Asked in Global WarmingGeographyGreen Living
Where is the best place to live during global warming?
May 07, 2014 4:35PM
The best place to live will be Great Britain.
Northern California (north of the central valley), Oregon, and Washington will also be ok .
These areas currently enjoy relatively mild summertime temperatures, and cold (but not brutal) winters. If current projections are accurate, temperatures in this region may increase by approximately 5 degrees Celsius during the coming 25-50 years: growing seasons will be a bit longer, and the adequate water resources should still be sufficient (unless increasing quantities of water are diverted southward).
(A very important comment about the above answer and a truly BEST place to live during global warming is cited below)
In all reality, there will be no truly stable areas sustainable for large communities located on continental land masses. As the global system absorbs more energy, the thermal highs and lows in a given area will become far more prominent, areas such as northern California and up into Southern Washington will experience on average a bit higher temp but on the temperature swings they will experience extreme cold snaps and extreme heat waves also, thus destroying much of the growing seasons with the extreme weather swings. Perhaps upon the continents a region such as northern California up into Washington may be "better" than other continental regions, but it certainly is not the "Best" place to be on our planet, not by a long shot.
Keep in mind we are dealing with gases (air), liquids (H20, water), solids (soils) and finally… radiant energy (sunshine). We are really talking about a system that is being charged with more radiant energy than is familiarly normal and in this case we've an outcome that equals additional heat. We need to consider heat based systems, thermal absorption and transfer. A continental environment does not represent the best of all places to be during such an event. Not by a long shot.
Continental environments contain more solids (soils) and solids are not thermal transfer friendly as they are really considered thermal insulators. The two best mediums for thermal transfer are found in one particular condition of matter - fluids. Of fluids, liquids (like water/H2O) are far better at transferring thermal energy compared to the other form in the state of gasses (air/our atmosphere).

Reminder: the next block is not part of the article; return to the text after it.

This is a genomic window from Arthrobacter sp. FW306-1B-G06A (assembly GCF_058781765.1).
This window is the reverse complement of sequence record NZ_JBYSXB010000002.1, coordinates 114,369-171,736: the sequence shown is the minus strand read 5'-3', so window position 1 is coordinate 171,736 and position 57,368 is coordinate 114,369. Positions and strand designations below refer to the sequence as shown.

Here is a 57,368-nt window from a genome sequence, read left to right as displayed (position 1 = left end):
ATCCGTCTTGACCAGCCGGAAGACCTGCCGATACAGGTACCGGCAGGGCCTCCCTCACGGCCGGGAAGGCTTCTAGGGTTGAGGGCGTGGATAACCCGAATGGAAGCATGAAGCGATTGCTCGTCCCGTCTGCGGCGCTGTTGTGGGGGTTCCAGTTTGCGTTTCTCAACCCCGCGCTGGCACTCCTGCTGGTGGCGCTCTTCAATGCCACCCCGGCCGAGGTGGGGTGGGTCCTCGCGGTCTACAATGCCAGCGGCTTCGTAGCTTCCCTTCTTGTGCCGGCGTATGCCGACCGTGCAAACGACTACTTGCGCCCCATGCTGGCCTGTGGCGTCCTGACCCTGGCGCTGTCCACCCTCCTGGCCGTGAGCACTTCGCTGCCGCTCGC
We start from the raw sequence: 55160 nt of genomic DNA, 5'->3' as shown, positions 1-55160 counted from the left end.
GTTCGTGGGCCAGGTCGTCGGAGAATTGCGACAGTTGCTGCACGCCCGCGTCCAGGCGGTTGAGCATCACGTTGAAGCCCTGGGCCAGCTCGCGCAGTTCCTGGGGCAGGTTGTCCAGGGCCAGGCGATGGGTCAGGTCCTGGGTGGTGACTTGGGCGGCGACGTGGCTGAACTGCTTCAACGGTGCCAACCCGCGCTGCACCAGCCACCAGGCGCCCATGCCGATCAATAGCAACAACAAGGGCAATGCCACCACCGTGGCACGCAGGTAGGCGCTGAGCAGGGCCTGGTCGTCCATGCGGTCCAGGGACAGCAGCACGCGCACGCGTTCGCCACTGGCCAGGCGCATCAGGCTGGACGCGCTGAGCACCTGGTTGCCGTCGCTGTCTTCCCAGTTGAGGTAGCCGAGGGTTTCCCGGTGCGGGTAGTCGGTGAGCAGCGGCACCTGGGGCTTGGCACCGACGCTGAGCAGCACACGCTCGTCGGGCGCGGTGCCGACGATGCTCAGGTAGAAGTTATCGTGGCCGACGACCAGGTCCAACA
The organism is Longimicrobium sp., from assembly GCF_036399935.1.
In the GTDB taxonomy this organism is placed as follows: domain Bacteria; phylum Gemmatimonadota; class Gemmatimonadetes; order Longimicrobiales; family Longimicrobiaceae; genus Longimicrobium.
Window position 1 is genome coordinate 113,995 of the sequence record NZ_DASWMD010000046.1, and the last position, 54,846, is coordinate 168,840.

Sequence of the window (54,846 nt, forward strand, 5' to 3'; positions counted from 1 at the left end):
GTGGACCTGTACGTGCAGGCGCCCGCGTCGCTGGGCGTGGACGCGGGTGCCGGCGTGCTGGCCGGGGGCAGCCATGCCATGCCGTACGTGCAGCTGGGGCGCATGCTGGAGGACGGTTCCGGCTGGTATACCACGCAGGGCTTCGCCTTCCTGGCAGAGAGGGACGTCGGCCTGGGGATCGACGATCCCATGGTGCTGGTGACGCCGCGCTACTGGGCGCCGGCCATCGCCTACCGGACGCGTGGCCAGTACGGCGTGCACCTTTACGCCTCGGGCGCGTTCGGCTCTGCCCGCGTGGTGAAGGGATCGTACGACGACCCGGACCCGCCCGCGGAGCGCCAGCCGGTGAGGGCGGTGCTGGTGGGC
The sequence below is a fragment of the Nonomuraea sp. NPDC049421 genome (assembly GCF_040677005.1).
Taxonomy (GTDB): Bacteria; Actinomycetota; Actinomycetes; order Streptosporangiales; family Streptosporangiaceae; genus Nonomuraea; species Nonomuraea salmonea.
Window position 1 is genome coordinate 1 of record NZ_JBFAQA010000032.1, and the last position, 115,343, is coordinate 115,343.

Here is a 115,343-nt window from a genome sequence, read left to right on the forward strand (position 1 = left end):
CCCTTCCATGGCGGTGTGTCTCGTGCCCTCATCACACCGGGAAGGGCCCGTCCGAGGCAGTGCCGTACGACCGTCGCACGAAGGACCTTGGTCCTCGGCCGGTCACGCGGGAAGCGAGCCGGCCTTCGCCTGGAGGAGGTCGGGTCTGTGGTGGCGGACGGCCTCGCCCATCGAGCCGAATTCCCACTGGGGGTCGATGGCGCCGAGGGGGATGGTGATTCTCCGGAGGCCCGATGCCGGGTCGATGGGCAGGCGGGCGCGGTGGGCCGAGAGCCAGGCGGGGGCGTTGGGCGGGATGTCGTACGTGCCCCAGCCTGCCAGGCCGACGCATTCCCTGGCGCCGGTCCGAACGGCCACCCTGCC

The ocean plays the biggest role in keeping a stable global temperature. Without it… we'd all be dead very quickly. Thus the answer lays in the most responsible product for keeping global thermal stability; the ocean. Obviously we cannot live in the ocean without a submersible structure, but, we can certainly surround ourselves by it upon natural land masses. The more ocean and deep water you can get around you with a substantial island under your feet and the closer you can get to one of the two tropic latitudes, the better off you're going to be.
The BEST place to be located is upon the larger remote Islands within the deep oceans near the equator or even better situated near the tropic lines. Hawaii is a prime example as to why such remote islands will weather best for their human inhabitance. The surrounding ocean and its surface water temperatures will help tremendously in stabilizing the lower elevation atmospheric temperatures within comfortable levels. Consider Florida for example, with temperatures that often reach 100F+ while at a latitude further north than Hawaii. Where Hawaii experiences extremely stable year round temperatures in the 80's near ocean elevations all the while being situated far closer to the equator where the atmosphere should theoretically be hotter than Florida. Florida is surrounded by vast shoal (shallow) waters and therein lays the dilemma.
These perfect conditions in Hawaii are due to several factors. Hawaii experiences more moderate and stable temperatures because it is fully surrounded by deep remote ocean waters and because it has a near stable exposure to the sun all year round. The deep waters mix with the warmer surface waters of the sun about the island effectively cooling the warmer waters and keeping the island cooler during the day in the sunshine. Whereas during the evening the warmed surface waters continue to heat the lower elevation atmosphere via evaporation keeping the air moderately warm during the evenings. Thus Hawaii has a near perfect natural thermal control system built into its environment that fits human needs to near perfection, whereas no such place can be found in a continental environment.
Hawaii has two fairly stable factors, a near stable solar exposure and a stable deep ocean temperature. The surface waters about the island are locked between two opposites in energy absorption and transmission and we've a greater mass (water) in fluid dynamics to consider. The averaged outcome is experienced and enjoyed by the lower elevation inhabitance of the island.
Global warming will have less influence on the temperatures in Hawaii and far greater influence on continental land masses. Hurricanes/Typhoons may become more prevalent in Hawaii but none the less, because of its remote location, such storms will always be less likely an extreme threat comparatively to the extremes that will be manifest on and around the continental environments.
Granted things such as reefs may experience some magnitude of demise, but the growth of food on land and such will always be safer and yield far greater variety of crops on an island such as Hawaii vs. a continental region in a global warming trend. There is no good place to live from global warming except on another planet.